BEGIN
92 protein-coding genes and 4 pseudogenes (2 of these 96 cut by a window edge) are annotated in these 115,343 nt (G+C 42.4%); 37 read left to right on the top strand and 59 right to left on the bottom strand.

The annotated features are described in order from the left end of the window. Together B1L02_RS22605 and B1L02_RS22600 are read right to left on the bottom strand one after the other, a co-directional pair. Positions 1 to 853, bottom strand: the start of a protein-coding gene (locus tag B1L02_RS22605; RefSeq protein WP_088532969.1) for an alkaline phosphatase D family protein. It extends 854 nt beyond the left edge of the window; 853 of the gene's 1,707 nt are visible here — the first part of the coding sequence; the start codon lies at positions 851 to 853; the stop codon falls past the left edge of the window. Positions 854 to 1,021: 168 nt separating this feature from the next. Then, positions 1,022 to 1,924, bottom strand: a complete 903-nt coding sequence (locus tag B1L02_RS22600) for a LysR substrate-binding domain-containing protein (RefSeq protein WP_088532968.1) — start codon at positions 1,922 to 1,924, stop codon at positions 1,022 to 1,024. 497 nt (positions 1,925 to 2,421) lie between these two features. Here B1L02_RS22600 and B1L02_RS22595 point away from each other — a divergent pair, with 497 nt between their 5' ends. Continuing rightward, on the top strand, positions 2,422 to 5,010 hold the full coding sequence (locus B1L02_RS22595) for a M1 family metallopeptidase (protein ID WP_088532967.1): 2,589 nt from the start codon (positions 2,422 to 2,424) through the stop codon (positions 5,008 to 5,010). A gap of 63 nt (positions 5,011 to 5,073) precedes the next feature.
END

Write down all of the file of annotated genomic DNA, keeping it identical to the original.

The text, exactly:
92 protein-coding genes and 4 pseudogenes (2 of these 96 cut by a window edge) are annotated in these 115,343 nt (G+C 42.4%); 37 read left to right on the top strand and 59 right to left on the bottom strand.

The annotated features are described in order from the left end of the window. Together B1L02_RS22605 and B1L02_RS22600 are read right to left on the bottom strand one after the other, a co-directional pair. Positions 1 to 853, bottom strand: the start of a protein-coding gene (locus tag B1L02_RS22605; RefSeq protein WP_088532969.1) for an alkaline phosphatase D family protein. It extends 854 nt beyond the left edge of the window; 853 of the gene's 1,707 nt are visible here — the first part of the coding sequence; the start codon lies at positions 851 to 853; the stop codon falls past the left edge of the window. Positions 854 to 1,021: 168 nt separating this feature from the next. Then, positions 1,022 to 1,924, bottom strand: a complete 903-nt coding sequence (locus tag B1L02_RS22600) for a LysR substrate-binding domain-containing protein (RefSeq protein WP_088532968.1) — start codon at positions 1,922 to 1,924, stop codon at positions 1,022 to 1,024. 497 nt (positions 1,925 to 2,421) lie between these two features. Here B1L02_RS22600 and B1L02_RS22595 point away from each other — a divergent pair, with 497 nt between their 5' ends. Continuing rightward, on the top strand, positions 2,422 to 5,010 hold the full coding sequence (locus B1L02_RS22595) for a M1 family metallopeptidase (protein ID WP_088532967.1): 2,589 nt from the start codon (positions 2,422 to 2,424) through the stop codon (positions 5,008 to 5,010). A gap of 63 nt (positions 5,011 to 5,073) precedes the next feature.